Taking up snowboarding? You need a snowboard! As a beginner, you need to decide how much to invest in your first board. When you ask around, you hear all kinds of answers.
One obvious option is to start by renting a board the first couple of times on the mountain so you can make sure you like the sport before moving on. That’s what I did when I started.
Renting can add up fast tough, so you might instead choose to buy the cheapest snowboard you can find to start with. That’s also what I did after a couple rental days.
A legitimate question is how cheap should you go for your first snowboard? What kind of board should you aim for? Can a cheap used first board hurt your learning experience (spoiler alert: no it won’t)? How soon will you outgrow it and need to spend more money for a better one?
You may want to spend around $400 for a new beginner board from a leading brand, or a marked down intermediate board. Or you might opt for a used snowboard for under $200 including bindings. In all cases, you should probably invest around $150 for good quality boots that will fit you perfectly.
What is a good beginner snowboard?
As a beginner, you want a first snowboard that’s versatile, easy to turn and balance on, and affordable. Typically a medium-stiff directional board with flat or camber between your feet and some rocker in the tips. Examples include the Salomon Sight, the Ride Agenda, the Yes Basic.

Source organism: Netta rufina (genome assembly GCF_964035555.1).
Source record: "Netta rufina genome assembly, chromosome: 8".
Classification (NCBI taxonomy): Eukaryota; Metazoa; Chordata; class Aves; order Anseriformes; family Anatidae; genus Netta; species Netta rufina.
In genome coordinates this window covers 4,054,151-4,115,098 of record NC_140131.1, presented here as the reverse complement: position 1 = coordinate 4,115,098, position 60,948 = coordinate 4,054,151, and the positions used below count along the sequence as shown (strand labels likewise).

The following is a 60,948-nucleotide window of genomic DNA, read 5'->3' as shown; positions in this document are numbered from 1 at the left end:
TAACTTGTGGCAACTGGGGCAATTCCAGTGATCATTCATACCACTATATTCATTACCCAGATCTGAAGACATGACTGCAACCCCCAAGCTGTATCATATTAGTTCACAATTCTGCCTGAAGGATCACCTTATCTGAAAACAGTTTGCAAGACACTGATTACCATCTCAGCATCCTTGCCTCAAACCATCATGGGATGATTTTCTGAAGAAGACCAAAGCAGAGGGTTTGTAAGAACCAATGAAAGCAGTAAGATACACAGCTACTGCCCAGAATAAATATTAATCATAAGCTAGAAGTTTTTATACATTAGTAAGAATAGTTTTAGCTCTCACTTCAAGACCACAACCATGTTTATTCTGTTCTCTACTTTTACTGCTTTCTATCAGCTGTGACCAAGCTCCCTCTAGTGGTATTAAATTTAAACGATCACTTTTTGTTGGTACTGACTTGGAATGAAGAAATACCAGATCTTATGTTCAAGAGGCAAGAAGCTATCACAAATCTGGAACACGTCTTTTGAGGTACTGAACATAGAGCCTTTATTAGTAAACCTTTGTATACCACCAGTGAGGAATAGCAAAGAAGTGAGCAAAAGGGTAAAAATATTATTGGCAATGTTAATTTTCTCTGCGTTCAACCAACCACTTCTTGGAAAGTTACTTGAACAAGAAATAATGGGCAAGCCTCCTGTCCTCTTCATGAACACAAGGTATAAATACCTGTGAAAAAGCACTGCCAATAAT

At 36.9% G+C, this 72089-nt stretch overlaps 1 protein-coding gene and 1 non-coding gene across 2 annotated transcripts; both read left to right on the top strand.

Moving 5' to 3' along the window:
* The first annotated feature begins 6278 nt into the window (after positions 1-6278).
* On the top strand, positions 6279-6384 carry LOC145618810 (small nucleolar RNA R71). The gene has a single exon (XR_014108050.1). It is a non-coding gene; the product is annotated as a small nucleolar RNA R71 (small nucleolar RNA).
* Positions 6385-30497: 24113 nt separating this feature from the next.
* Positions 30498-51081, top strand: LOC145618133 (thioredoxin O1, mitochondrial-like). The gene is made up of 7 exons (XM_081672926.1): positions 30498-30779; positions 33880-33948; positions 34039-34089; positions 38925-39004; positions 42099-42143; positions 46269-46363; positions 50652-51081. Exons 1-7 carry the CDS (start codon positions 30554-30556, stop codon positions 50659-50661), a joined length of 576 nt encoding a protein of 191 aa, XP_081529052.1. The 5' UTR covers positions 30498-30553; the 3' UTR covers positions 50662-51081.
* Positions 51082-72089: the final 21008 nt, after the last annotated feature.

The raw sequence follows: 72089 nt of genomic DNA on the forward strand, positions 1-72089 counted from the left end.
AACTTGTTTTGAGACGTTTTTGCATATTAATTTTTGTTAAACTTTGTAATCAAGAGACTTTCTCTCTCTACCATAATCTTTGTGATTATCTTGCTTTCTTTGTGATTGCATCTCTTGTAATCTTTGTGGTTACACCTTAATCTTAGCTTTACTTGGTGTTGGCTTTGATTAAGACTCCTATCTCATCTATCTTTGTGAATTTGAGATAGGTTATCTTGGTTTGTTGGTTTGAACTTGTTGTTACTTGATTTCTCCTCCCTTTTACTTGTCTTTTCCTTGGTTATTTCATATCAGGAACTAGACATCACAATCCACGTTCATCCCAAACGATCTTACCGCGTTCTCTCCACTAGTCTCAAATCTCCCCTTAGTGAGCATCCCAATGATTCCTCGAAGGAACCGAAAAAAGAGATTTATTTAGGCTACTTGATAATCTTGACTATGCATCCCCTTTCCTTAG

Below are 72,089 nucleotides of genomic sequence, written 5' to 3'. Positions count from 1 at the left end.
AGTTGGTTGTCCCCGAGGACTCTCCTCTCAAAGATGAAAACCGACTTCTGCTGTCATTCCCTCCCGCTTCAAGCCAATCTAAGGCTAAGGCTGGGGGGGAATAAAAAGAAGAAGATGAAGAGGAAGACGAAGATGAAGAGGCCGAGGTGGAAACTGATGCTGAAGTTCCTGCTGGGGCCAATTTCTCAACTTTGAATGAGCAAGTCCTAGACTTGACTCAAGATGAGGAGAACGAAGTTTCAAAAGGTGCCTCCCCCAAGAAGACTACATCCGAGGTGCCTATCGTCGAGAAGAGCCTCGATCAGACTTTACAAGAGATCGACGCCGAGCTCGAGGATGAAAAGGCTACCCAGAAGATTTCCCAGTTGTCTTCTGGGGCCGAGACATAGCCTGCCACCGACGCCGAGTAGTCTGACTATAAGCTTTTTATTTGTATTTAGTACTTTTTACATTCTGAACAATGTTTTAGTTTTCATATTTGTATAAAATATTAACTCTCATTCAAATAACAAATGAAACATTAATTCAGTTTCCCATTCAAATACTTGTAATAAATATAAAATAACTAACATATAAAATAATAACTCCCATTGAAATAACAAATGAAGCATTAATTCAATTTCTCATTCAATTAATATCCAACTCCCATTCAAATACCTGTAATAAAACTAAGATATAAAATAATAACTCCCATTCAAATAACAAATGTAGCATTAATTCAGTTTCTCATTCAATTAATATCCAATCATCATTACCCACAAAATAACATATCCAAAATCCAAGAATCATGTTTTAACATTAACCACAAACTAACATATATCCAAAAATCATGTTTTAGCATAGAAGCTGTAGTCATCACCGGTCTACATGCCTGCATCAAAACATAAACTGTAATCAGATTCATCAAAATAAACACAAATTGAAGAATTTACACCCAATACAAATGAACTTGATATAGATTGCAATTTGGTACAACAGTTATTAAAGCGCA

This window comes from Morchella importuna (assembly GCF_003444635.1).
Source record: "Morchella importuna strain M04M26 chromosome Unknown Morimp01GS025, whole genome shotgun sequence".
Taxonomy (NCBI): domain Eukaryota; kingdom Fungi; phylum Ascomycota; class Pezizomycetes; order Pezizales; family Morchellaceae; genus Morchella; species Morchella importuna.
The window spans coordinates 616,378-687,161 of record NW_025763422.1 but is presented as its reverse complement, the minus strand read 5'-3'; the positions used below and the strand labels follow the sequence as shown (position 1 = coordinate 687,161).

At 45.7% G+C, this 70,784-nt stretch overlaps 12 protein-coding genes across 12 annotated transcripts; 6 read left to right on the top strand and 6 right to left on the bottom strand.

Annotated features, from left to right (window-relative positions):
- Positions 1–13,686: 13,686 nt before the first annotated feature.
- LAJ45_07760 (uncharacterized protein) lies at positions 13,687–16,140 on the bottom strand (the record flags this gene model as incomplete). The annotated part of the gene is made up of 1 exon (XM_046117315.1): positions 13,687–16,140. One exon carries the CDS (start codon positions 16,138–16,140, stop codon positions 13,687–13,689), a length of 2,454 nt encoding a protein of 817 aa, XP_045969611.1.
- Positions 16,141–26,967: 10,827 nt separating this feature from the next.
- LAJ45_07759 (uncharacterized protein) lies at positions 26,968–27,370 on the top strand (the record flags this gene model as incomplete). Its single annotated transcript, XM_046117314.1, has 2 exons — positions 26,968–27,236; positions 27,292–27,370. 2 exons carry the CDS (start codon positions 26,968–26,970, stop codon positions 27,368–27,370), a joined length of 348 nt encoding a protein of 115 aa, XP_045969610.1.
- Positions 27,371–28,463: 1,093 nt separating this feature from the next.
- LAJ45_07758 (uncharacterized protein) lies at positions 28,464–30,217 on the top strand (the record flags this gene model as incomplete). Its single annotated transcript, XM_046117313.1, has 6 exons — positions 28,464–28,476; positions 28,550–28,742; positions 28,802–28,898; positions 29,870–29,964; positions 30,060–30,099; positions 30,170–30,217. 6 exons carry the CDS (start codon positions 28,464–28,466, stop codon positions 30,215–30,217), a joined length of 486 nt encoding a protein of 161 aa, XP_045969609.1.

More flexible boards tend to be more forgiving. The Burton Ripcord (flat top), for example, is a softer board with a bit more bevel underneath for easier edge to edge transfers. This will help your early progression but you’ll quickly outgrow it quickly.
A medium-stiff board will give you a bit more mileage before you need to upgrade.
Also make sure you choose a first snowboard with the right size for you. All boards have recommended weight ranges. Your weight is the main consideration it has a significant impact on the board’s maneuverability and the level of control you have. A lighter rider on a large board may struggle with maintaining control, while a heavier rider on a smaller board may feel unstable and unbalanced.
Here’s a general reference size chart for snowboards from the-house.com:
|Rider Weight (lb)||Rider Weight (kg)||Snowboard Size (cm)|
|80 or less||36 or less||90-135|
|210 and up||95 and up||159-168|
Also check out the weight ranges for your specific board brand as size recommendations can vary between brands. When looking at the weight ranges, shoot for the middle or a little over.
In addition to weight, as a rule of thumb your beginner snowboard should reach around your chin when positioned upright next to you.
As a beginner, you will generally not feel the difference between a cheap and an expensive snowboard. Anything will work for you and it’s generally a better choice to start with something affordable, whether new or used (e.g. 1-3 seasons old).
After a couple seasons you’ll typically know what kind of riding you’ll be doing (e.g. freeride, freestyle, carving) and what type of board you need to buy – that’s when a costlier board will start to make sense, and the difference in quality between boards will become notable.